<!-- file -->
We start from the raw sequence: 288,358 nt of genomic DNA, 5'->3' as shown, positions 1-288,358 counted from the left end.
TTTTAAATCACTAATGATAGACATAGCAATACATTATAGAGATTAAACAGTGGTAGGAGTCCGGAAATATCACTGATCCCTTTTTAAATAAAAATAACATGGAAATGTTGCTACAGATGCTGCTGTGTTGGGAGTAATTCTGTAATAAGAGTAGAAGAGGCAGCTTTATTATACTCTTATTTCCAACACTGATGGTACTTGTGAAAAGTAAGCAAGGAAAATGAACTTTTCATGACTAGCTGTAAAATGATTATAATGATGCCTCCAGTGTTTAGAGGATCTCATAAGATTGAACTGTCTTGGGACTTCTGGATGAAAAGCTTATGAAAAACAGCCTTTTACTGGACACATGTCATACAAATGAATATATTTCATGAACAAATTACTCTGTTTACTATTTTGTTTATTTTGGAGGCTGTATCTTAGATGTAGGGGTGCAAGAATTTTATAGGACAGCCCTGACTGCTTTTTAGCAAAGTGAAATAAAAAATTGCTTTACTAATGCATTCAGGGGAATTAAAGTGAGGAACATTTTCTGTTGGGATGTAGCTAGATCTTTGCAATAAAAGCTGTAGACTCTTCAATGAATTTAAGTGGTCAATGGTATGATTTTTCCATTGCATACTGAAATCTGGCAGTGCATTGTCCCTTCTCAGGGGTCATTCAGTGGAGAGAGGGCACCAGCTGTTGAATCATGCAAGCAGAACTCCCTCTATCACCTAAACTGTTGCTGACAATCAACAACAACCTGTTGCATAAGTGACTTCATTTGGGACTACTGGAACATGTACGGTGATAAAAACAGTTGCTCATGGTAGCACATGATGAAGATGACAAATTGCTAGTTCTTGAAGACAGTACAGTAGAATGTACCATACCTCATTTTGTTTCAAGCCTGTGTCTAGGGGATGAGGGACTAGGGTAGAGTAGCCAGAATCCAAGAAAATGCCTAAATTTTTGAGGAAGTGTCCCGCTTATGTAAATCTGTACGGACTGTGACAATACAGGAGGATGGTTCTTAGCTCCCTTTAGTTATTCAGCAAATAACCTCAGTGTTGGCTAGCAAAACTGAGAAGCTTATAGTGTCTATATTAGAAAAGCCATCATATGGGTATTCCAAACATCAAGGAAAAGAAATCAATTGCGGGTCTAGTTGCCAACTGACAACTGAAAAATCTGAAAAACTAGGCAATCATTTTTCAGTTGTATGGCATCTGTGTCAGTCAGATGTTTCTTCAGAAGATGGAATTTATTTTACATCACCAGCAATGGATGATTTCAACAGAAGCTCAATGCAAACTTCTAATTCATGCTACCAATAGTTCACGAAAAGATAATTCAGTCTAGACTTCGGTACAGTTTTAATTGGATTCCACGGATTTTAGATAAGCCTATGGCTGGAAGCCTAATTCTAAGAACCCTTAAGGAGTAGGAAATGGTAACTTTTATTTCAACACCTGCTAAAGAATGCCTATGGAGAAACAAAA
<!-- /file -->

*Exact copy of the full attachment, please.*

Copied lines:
We start from the raw sequence: 288,358 nt of genomic DNA, 5'->3' as shown, positions 1-288,358 counted from the left end.
TTTTAAATCACTAATGATAGACATAGCAATACATTATAGAGATTAAACAGTGGTAGGAGTCCGGAAATATCACTGATCCCTTTTTAAATAAAAATAACATGGAAATGTTGCTACAGATGCTGCTGTGTTGGGAGTAATTCTGTAATAAGAGTAGAAGAGGCAGCTTTATTATACTCTTATTTCCAACACTGATGGTACTTGTGAAAAGTAAGCAAGGAAAATGAACTTTTCATGACTAGCTGTAAAATGATTATAATGATGCCTCCAGTGTTTAGAGGATCTCATAAGATTGAACTGTCTTGGGACTTCTGGATGAAAAGCTTATGAAAAACAGCCTTTTACTGGACACATGTCATACAAATGAATATATTTCATGAACAAATTACTCTGTTTACTATTTTGTTTATTTTGGAGGCTGTATCTTAGATGTAGGGGTGCAAGAATTTTATAGGACAGCCCTGACTGCTTTTTAGCAAAGTGAAATAAAAAATTGCTTTACTAATGCATTCAGGGGAATTAAAGTGAGGAACATTTTCTGTTGGGATGTAGCTAGATCTTTGCAATAAAAGCTGTAGACTCTTCAATGAATTTAAGTGGTCAATGGTATGATTTTTCCATTGCATACTGAAATCTGGCAGTGCATTGTCCCTTCTCAGGGGTCATTCAGTGGAGAGAGGGCACCAGCTGTTGAATCATGCAAGCAGAACTCCCTCTATCACCTAAACTGTTGCTGACAATCAACAACAACCTGTTGCATAAGTGACTTCATTTGGGACTACTGGAACATGTACGGTGATAAAAACAGTTGCTCATGGTAGCACATGATGAAGATGACAAATTGCTAGTTCTTGAAGACAGTACAGTAGAATGTACCATACCTCATTTTGTTTCAAGCCTGTGTCTAGGGGATGAGGGACTAGGGTAGAGTAGCCAGAATCCAAGAAAATGCCTAAATTTTTGAGGAAGTGTCCCGCTTATGTAAATCTGTACGGACTGTGACAATACAGGAGGATGGTTCTTAGCTCCCTTTAGTTATTCAGCAAATAACCTCAGTGTTGGCTAGCAAAACTGAGAAGCTTATAGTGTCTATATTAGAAAAGCCATCATATGGGTATTCCAAACATCAAGGAAAAGAAATCAATTGCGGGTCTAGTTGCCAACTGACAACTGAAAAATCTGAAAAACTAGGCAATCATTTTTCAGTTGTATGGCATCTGTGTCAGTCAGATGTTTCTTCAGAAGATGGAATTTATTTTACATCACCAGCAATGGATGATTTCAACAGAAGCTCAATGCAAACTTCTAATTCATGCTACCAATAGTTCACGAAAAGATAATTCAGTCTAGACTTCGGTACAGTTTTAATTGGATTCCACGGATTTTAGATAAGCCTATGGCTGGAAGCCTAATTCTAAGAACCCTTAAGGAGTAGGAAATGGTAACTTTTATTTCAACACCTGCTAAAGAATGCCTATGGAGAAACAAAA